NEW YORK — Stocks shot up Thursday, with the Dow industrials gaining more than 200 points to retake the 10,000-point threshold, as several pieces of upbeat news boosted optimism about the economic recovery.
The rally, which continued a streak of volatility that began last month, followed a wave of positive developments:
* Cisco Systems forecast better-than-expected revenue growth in the current quarter after four straight quarters of revenue declines. John Chambers, chief executive of the networking-equipment giant, said the company was seeing a global economic recovery and would resume hiring.
* The government said the number of newly laid-off workers seeking unemployment benefits fell to 512,000 last week, the lowest level since January and fewer than economists had forecast.
* Worker productivity jumped by the most in six years, rising 9.5% in the third quarter. The government report illustrates the continuing low level of employment in the country but also the potential for rising corporate profits.
* Major retailers posted October sales gains averaging 1.8% from a year earlier, marking the second consecutive year-over-year increase after a year of sliding.
The reports gave investors a shot of optimism about the government's closely followed monthly report on employment today. Economists estimate on average that the jobless rate edged up to 9.9% last month.
Quincy Krosby, market strategist at Prudential Financial, said many investors would be looking at the average number of weekly hours worked and demand for temporary workers. That's because as the economy improves, businesses will first ask employees to stay at work longer and will bring in more temps before gaining enough confidence to hire.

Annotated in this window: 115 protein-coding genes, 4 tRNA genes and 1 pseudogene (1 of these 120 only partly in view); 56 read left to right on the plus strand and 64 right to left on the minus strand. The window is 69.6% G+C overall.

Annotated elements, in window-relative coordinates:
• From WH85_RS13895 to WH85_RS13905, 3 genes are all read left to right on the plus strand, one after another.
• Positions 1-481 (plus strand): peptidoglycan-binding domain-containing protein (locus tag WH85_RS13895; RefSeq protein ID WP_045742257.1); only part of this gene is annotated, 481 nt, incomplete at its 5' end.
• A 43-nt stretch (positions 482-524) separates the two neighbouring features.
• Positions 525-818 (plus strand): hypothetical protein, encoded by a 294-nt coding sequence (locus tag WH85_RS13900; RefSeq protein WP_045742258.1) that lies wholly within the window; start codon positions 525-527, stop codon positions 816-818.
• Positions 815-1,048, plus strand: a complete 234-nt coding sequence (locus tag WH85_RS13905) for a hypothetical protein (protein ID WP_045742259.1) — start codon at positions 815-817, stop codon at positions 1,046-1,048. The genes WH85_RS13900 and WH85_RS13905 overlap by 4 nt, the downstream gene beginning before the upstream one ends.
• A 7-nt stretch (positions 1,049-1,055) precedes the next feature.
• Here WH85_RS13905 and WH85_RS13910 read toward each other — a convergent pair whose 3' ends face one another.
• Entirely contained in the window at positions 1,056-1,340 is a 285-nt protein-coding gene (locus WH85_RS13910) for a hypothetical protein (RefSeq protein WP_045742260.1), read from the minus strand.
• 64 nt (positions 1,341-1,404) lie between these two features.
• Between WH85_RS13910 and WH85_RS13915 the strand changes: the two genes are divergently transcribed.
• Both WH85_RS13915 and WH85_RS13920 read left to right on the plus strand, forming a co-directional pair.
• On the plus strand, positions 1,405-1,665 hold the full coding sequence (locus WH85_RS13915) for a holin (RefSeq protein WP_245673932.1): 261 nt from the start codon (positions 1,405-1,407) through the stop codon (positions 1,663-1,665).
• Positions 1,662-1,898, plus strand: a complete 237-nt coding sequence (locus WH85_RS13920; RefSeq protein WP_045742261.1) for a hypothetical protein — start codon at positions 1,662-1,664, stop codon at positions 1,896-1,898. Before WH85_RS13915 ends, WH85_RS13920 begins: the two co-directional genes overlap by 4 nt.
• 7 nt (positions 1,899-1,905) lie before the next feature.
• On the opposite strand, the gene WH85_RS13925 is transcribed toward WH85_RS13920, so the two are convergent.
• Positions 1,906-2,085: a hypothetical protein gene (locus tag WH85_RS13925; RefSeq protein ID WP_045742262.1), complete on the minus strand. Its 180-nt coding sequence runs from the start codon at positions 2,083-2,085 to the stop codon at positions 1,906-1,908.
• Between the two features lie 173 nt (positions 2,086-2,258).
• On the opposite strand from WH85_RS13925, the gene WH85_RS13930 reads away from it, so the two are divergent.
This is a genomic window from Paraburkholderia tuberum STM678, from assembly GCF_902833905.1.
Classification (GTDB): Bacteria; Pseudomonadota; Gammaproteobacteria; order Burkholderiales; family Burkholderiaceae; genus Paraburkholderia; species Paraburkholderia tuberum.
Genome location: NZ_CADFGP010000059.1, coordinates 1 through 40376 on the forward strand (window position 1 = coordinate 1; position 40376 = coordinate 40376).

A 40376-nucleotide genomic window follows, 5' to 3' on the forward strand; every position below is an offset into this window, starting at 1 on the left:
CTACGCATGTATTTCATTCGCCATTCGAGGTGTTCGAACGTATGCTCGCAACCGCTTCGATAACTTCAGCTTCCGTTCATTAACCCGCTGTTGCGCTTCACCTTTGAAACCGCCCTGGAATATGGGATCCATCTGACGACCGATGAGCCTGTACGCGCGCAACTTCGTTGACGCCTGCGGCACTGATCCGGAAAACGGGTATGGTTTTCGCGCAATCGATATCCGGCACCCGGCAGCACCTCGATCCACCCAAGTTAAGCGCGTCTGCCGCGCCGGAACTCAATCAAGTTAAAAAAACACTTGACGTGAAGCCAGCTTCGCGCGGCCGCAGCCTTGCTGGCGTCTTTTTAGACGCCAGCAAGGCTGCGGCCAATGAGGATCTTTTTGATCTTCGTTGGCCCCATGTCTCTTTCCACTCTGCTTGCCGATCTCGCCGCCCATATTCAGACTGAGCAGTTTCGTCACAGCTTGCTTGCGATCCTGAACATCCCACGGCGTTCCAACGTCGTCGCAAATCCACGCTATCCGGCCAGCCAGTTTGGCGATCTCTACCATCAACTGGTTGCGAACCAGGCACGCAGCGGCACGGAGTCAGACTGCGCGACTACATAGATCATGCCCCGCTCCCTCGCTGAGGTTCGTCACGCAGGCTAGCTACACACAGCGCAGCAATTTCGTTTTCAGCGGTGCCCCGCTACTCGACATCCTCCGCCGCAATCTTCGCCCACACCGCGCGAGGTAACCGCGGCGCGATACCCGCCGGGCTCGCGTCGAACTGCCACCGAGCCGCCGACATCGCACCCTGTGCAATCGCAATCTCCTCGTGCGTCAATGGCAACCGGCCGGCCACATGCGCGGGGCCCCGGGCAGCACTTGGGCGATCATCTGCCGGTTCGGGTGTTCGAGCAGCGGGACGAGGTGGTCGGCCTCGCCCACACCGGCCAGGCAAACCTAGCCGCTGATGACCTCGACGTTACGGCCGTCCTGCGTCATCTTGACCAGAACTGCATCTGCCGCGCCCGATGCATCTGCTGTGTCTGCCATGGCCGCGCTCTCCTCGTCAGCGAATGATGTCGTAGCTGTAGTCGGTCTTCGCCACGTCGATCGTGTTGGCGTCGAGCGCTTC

In September, the number of weekly hours worked stood at a record low of 33, while the number of temporary workers fell by 2,000.
Improvements in these yardsticks would "give legitimacy to the notion that the economy is picking up," Krosby said.
On Thursday the Dow rose 203.82 points, or 2.1%, to 10,005.96, its first close above 10,000 since Oct. 22, and 86 points below its high of the year. It was the sixth time this year that all 30 stocks in the index rose, and it was the biggest advance since a gain of 257 points on July 15, when computer chip maker Intel said business was improving.
The broader Standard & Poor's 500 index surged 20.13 points, or 1.9%, to 1,066.63, its fourth straight gain.
The tech-dominated Nasdaq composite index, benefiting from Cisco's outlook, jumped 49.80 points, or 2.4%, to 2,105.32, its biggest gain since a 2.5% spike on July 23.
The Russell 2,000 index of smaller companies soared 3.2%.
Five stocks rose for every one that fell on the New York Stock Exchange.
In other market highlights:
* The Treasury bond market moved little. The yield on the benchmark 10-year T-note slipped to 3.53% from 3.54% late Wednesday.
* An index of the dollar's value against other major currencies edged up 0.1%. Gold prices rose.
* Crude oil futures fell 78 cents to settle at $79.62 per barrel on the New York Mercantile Exchange.
* European stocks recovered from early losses to end higher after central banks left interest rates unchanged. Key stock indexes rose 0.4% in Britain, 0.7% in Germany and 1.1% in France. Japanese shares fell 1.3%.